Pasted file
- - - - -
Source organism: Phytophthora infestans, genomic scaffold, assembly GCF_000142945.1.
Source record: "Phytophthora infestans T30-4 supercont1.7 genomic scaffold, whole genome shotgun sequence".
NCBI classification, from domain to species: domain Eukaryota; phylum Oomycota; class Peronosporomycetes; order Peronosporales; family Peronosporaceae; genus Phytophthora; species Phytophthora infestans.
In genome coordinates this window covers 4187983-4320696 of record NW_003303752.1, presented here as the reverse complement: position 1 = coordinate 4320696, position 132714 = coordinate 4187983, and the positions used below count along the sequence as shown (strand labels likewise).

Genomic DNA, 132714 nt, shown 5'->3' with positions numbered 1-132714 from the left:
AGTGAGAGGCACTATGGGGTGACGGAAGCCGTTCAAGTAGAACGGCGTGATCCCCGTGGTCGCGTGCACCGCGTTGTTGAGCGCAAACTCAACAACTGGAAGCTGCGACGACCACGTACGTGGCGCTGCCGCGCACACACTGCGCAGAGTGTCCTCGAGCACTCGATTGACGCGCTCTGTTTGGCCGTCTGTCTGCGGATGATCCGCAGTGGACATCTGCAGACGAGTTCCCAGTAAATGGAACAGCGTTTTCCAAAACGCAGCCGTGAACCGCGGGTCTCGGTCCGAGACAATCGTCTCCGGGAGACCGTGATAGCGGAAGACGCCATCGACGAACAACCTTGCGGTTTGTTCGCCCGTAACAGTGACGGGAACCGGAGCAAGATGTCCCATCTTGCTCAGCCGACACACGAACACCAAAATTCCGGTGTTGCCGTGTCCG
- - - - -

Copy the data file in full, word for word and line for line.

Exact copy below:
Source organism: Phytophthora infestans, genomic scaffold, assembly GCF_000142945.1.
Source record: "Phytophthora infestans T30-4 supercont1.7 genomic scaffold, whole genome shotgun sequence".
NCBI classification, from domain to species: domain Eukaryota; phylum Oomycota; class Peronosporomycetes; order Peronosporales; family Peronosporaceae; genus Phytophthora; species Phytophthora infestans.
In genome coordinates this window covers 4187983-4320696 of record NW_003303752.1, presented here as the reverse complement: position 1 = coordinate 4320696, position 132714 = coordinate 4187983, and the positions used below count along the sequence as shown (strand labels likewise).

Genomic DNA, 132714 nt, shown 5'->3' with positions numbered 1-132714 from the left:
AGTGAGAGGCACTATGGGGTGACGGAAGCCGTTCAAGTAGAACGGCGTGATCCCCGTGGTCGCGTGCACCGCGTTGTTGAGCGCAAACTCAACAACTGGAAGCTGCGACGACCACGTACGTGGCGCTGCCGCGCACACACTGCGCAGAGTGTCCTCGAGCACTCGATTGACGCGCTCTGTTTGGCCGTCTGTCTGCGGATGATCCGCAGTGGACATCTGCAGACGAGTTCCCAGTAAATGGAACAGCGTTTTCCAAAACGCAGCCGTGAACCGCGGGTCTCGGTCCGAGACAATCGTCTCCGGGAGACCGTGATAGCGGAAGACGCCATCGACGAACAACCTTGCGGTTTGTTCGCCCGTAACAGTGACGGGAACCGGAGCAAGATGTCCCATCTTGCTCAGCCGACACACGAACACCAAAATTCCGGTGTTGCCGTGTCCG